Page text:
The New Great Migration
Cathy Gathers-Robinson and Jim Robinson, a couple in their 60s, recently retired from Pittsburgh to Jonesboro, Ga., outside of Atlanta. (Courtesy Branden Camp for the Pittsburgh Post-Gazette)
Cathy Gathers-Robinson and Jim Robinson, a couple in their 60s, recently retired from Pittsburgh to Jonesboro, Ga., outside of Atlanta. (Courtesy Branden Camp for the Pittsburgh Post-Gazette)
Economic and cultural factors have made the New South more appealing than Pittsburgh for many ambitious African-Americans
By Gary Rotstein Pittsburgh Post-Gazette FEB. 26, 2017

Jim Robinson and Cathy Gathers-Robinson spent their lives in Pittsburgh before the couple retired last year to an Atlanta area that provides both a warm climate and comfortable environment, surrounding them with many African-Americans with economic achievements like theirs.

“Black people here are doctors, they’re lawyers, they’re homeowners, they’re business owners — you don’t see that in Pittsburgh,” said Mr. Robinson, a former technician and traveling customer service representative for PPG Industries.

He and his wife, a former nurse, trace their grandparents’ roots to Georgia, South Carolina, Virginia and Tennessee, and they are hardly alone as black ex-Pittsburghers who have moved to the South. They’re among many Northerners of color who have flocked back to a region their ancestors fled for much of the 20th century.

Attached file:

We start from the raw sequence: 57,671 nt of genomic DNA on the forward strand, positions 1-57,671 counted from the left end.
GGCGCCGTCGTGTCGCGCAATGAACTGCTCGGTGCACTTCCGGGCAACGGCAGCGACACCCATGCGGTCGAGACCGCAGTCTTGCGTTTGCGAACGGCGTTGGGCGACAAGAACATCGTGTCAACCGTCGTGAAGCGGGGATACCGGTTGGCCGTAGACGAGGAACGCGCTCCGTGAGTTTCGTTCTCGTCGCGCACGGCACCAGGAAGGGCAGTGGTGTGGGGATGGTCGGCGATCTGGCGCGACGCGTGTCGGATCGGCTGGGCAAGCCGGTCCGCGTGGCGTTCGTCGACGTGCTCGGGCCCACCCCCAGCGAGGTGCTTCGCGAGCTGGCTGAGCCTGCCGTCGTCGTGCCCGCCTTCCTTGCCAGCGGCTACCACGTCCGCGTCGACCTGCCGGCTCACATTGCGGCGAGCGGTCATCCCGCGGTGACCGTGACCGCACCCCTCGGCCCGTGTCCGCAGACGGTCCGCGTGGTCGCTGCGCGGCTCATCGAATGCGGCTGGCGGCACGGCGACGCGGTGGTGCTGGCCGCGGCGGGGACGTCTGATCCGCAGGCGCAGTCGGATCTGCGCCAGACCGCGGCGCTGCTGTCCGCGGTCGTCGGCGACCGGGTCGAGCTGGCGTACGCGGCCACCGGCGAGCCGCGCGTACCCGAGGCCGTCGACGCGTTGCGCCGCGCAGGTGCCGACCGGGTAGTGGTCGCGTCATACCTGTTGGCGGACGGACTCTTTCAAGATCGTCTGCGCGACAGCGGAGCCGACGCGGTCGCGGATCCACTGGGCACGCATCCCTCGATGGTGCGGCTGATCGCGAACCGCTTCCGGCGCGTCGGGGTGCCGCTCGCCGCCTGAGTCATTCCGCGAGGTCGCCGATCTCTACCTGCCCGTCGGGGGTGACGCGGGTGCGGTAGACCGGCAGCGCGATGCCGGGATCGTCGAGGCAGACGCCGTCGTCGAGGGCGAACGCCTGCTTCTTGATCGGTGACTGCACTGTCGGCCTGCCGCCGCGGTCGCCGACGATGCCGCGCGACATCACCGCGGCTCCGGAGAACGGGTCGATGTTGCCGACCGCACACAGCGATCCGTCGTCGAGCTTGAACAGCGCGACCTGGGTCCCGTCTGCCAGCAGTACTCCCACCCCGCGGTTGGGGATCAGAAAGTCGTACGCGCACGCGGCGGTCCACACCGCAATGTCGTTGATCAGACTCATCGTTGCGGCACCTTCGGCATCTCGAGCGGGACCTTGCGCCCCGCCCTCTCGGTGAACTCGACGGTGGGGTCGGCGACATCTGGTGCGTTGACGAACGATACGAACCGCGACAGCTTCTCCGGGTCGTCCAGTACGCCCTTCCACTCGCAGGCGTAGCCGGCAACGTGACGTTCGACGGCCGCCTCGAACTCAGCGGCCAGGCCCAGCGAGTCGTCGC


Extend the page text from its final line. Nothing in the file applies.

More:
In what became known as the Great Migration, millions of blacks raised amid the South’s Jim Crow practices and farm-based economy trekked above the Mason-Dixon line in pursuit of better racial attitudes and job opportunities. The reverse is more recently true, in a national trend with its own storyline in southwestern Pennsylvania, where economic indicators for African-Americans have trailed far behind those of blacks in other major cities, North or South.

Since the 1960s — even earlier than for other Northern cities — more blacks have been leaving Pittsburgh than arriving in it. The region’s black population has not declined like the number of whites, due to African-Americans’ higher birth rates, but their negative exchange rate has shown up in data for five straight decades. The expatriates’ focus has been the New South, which spans the triangle from the nation’s capital to Florida and Texas, with Atlanta in-between long dubbed the “black mecca.”

Among the exodus, each with their own story but often sharing a lament about the region’s limited opportunities or narrow attitudes hampering satisfaction with southwestern Pennsylvania:

Out migration

The Pittsburgh metropolitan area hemorrhaged population from 1960 to 2010 as people moved to other parts of the country. The decade breakdowns below show the estimated net out-migration overall for the region and among black residents in particular from Allegheny, Armstrong, Beaver, Butler, Fayette, Washington and Westmoreland counties.
* plus 1980s losses
Note: Results are based on census data and birth and death records, which were not broken down by race for the 1980s.
Note: From 1960 to 1979, population was tracked as white or non-white. Most of the non-white population here was African-American.
Source: Applied Population Laboratory at the University of Wisconsin-Madison

Michelle King, now a Richmond, Va., resident, graduated from high school in Hazelwood in 1976 and heeded a grandmother’s judgment that the then-Steel City offered little future for a smart, ambitious, young black woman.